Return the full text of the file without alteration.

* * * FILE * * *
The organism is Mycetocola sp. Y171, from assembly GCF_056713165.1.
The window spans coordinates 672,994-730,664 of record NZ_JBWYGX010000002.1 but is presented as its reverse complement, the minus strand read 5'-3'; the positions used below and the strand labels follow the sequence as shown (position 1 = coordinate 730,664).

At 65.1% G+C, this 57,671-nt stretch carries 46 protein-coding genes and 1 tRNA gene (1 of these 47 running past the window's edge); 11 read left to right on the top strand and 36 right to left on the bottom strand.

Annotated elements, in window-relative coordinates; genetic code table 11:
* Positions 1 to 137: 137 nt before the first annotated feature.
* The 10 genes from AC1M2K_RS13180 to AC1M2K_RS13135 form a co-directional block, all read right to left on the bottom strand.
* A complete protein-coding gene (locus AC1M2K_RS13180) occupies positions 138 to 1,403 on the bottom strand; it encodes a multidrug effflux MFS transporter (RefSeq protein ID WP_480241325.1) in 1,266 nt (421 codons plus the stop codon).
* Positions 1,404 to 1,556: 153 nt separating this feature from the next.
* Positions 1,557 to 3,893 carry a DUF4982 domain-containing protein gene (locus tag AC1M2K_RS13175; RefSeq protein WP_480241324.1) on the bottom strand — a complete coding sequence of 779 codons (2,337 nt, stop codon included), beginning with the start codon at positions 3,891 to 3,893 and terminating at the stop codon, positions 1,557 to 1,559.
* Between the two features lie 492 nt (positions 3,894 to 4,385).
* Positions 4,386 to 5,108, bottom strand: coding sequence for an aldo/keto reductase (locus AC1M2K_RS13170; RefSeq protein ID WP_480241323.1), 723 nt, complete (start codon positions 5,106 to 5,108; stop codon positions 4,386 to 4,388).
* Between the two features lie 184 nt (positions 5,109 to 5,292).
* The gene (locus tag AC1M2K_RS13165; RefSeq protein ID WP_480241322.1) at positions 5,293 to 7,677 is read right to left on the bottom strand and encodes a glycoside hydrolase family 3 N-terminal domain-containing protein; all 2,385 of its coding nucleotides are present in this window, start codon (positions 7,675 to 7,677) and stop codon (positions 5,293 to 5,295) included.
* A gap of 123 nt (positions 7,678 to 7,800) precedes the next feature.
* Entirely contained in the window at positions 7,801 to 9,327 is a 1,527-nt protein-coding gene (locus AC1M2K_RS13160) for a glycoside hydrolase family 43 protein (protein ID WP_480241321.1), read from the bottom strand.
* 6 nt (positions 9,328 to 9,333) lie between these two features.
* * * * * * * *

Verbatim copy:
The organism is Mycetocola sp. Y171, from assembly GCF_056713165.1.
The window spans coordinates 672,994-730,664 of record NZ_JBWYGX010000002.1 but is presented as its reverse complement, the minus strand read 5'-3'; the positions used below and the strand labels follow the sequence as shown (position 1 = coordinate 730,664).

At 65.1% G+C, this 57,671-nt stretch carries 46 protein-coding genes and 1 tRNA gene (1 of these 47 running past the window's edge); 11 read left to right on the top strand and 36 right to left on the bottom strand.

Annotated elements, in window-relative coordinates; genetic code table 11:
* Positions 1 to 137: 137 nt before the first annotated feature.
* The 10 genes from AC1M2K_RS13180 to AC1M2K_RS13135 form a co-directional block, all read right to left on the bottom strand.
* A complete protein-coding gene (locus AC1M2K_RS13180) occupies positions 138 to 1,403 on the bottom strand; it encodes a multidrug effflux MFS transporter (RefSeq protein ID WP_480241325.1) in 1,266 nt (421 codons plus the stop codon).
* Positions 1,404 to 1,556: 153 nt separating this feature from the next.
* Positions 1,557 to 3,893 carry a DUF4982 domain-containing protein gene (locus tag AC1M2K_RS13175; RefSeq protein WP_480241324.1) on the bottom strand — a complete coding sequence of 779 codons (2,337 nt, stop codon included), beginning with the start codon at positions 3,891 to 3,893 and terminating at the stop codon, positions 1,557 to 1,559.
* Between the two features lie 492 nt (positions 3,894 to 4,385).
* Positions 4,386 to 5,108, bottom strand: coding sequence for an aldo/keto reductase (locus AC1M2K_RS13170; RefSeq protein ID WP_480241323.1), 723 nt, complete (start codon positions 5,106 to 5,108; stop codon positions 4,386 to 4,388).
* Between the two features lie 184 nt (positions 5,109 to 5,292).
* The gene (locus tag AC1M2K_RS13165; RefSeq protein ID WP_480241322.1) at positions 5,293 to 7,677 is read right to left on the bottom strand and encodes a glycoside hydrolase family 3 N-terminal domain-containing protein; all 2,385 of its coding nucleotides are present in this window, start codon (positions 7,675 to 7,677) and stop codon (positions 5,293 to 5,295) included.
* A gap of 123 nt (positions 7,678 to 7,800) precedes the next feature.
* Entirely contained in the window at positions 7,801 to 9,327 is a 1,527-nt protein-coding gene (locus AC1M2K_RS13160) for a glycoside hydrolase family 43 protein (protein ID WP_480241321.1), read from the bottom strand.
* 6 nt (positions 9,328 to 9,333) lie between these two features.